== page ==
Parts five and six also tell the story of Charles Darwin and On the Origin of Species. specifically the outcry that surrounded it, because of constant musings on creationism, and how “the one thing he couldn’t explain was how species originated.” Bryson also writes that apparently, despite his books flying off the shelves, the idea of evolution at the time was not a new one.
Bryson concludes with the fascinating yet unfortunate description of humankind – a species that is so adept at unlocking the wonders of the world, while at the same time “pounding [it] into extinction,” citing the dodo bird as an example. He posits the question of ‘when did this all begin,’ and that we can do better, because as far as we know we are the only humans out there, and more than anything we are lucky to be here.
Bill Bryson does a solid job of providing as much information as possible, in the most comprehensible of ways, making the variety of the descriptions of our world seem almost fantastical because of their uniqueness. In fact, this is a common theme in the book, the complexity and inimitability of our universe, and the question of how significant we are in such a vast space, which edges us onto the following, more common theme:
Human beings are lucky. Multiple times Bryson points to the fact that the likelihood of human beings evolving to our level is almost infinitesimal, and that we need to embrace this opportunity by maintaining the earth we were given.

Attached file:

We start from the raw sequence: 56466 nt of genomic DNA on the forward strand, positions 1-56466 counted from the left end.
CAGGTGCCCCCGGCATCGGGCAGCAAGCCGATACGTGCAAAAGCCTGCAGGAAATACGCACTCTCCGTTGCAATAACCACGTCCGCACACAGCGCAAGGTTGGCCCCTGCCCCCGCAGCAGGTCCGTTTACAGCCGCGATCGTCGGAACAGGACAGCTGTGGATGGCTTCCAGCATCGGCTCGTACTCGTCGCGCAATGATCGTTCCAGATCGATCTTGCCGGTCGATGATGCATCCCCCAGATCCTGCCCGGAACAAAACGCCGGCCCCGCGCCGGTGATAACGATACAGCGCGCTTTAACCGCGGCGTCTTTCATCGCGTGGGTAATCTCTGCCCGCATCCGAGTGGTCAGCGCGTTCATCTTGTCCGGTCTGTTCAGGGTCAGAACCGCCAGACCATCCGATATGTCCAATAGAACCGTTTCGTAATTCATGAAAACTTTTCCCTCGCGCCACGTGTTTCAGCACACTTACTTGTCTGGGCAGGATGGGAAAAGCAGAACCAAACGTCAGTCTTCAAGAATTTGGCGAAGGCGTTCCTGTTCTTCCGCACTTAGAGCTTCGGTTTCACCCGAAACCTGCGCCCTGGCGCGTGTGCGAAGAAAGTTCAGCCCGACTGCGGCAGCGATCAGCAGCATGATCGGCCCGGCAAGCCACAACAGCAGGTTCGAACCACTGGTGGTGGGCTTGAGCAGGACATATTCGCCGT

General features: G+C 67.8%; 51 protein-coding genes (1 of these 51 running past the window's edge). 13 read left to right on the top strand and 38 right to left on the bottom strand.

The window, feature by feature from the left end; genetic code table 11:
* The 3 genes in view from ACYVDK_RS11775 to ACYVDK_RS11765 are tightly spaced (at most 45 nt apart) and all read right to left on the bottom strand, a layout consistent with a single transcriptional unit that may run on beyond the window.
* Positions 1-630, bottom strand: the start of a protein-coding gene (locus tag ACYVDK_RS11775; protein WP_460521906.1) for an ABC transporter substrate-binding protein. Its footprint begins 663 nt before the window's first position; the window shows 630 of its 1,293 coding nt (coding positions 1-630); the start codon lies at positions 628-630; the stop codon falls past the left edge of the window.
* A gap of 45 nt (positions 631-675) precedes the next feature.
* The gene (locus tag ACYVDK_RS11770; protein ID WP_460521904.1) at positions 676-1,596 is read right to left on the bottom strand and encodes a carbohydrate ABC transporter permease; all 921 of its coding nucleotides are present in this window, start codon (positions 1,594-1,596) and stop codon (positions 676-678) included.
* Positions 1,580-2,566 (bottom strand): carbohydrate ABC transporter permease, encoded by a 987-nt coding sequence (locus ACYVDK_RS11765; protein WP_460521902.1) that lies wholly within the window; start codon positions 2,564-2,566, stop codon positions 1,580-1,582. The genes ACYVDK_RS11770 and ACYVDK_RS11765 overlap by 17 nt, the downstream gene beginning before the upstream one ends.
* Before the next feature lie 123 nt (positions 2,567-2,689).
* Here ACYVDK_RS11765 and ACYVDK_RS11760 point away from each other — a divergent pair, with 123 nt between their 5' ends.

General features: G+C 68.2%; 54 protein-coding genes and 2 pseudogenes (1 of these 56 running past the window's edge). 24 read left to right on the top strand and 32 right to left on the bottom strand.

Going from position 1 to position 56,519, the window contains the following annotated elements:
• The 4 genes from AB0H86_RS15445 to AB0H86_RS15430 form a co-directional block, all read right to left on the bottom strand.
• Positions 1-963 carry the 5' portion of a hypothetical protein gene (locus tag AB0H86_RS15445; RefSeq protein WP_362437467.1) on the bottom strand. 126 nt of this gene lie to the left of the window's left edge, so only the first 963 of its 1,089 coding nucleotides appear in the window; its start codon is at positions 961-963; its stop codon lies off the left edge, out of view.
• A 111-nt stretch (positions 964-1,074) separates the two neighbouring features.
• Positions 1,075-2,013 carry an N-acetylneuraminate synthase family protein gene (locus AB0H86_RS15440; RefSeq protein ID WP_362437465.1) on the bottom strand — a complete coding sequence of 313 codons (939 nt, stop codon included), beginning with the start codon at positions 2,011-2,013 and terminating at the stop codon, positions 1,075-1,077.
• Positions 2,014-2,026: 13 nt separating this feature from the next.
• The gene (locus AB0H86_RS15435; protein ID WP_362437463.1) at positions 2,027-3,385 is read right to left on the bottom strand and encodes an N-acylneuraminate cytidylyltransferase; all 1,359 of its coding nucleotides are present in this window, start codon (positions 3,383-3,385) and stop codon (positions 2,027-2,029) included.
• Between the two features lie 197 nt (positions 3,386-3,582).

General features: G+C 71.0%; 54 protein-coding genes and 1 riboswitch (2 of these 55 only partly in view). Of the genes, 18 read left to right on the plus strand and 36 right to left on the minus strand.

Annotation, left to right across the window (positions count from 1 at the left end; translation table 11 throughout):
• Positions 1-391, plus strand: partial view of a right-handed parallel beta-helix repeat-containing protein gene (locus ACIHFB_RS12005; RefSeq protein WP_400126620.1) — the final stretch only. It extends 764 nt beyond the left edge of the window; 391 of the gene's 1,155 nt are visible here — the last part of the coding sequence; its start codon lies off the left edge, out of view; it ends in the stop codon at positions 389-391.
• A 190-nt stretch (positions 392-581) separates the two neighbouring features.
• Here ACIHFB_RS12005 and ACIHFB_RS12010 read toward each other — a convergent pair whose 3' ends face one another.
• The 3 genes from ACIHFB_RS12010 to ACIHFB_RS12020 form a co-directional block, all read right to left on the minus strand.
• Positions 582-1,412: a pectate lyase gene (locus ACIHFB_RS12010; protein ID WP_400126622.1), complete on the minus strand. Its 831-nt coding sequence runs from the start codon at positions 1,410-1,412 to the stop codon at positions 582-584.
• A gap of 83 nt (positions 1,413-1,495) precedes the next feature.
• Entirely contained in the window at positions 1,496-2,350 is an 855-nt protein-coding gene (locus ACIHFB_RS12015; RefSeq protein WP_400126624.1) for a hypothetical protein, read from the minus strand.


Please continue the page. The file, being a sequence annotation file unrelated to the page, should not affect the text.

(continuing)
A Short History of Nearly Everything contains so much scientific material that it presents itself simply as a vast sphere of information, but like the world we live in, it contains so much opinion and personality that it doesn’t just make you learn, it makes you think.
A Short History of Nearly Everything Summary & Study Guide includes comprehensive information and analysis to help you understand the book. This study guide contains the following sections:
This detailed literature summary also contains Topics for Discussion and a Free Quiz on A Short History of Nearly Everything by Bill Bryson.
For people over 30 years of age, science has changed a great deal since they were in school. New scientific theories, developments and discoveries abound that adults may be interested in learning about. However, how would one go about learning these things in an easy, simple way? Author Bill Bryson readily admits that he found science textbooks boring as a child, and his book, A Short History of Nearly Everything, is the successful result of his effort to produce a concise, readable, entertaining summary of current scientific thinking, for adults.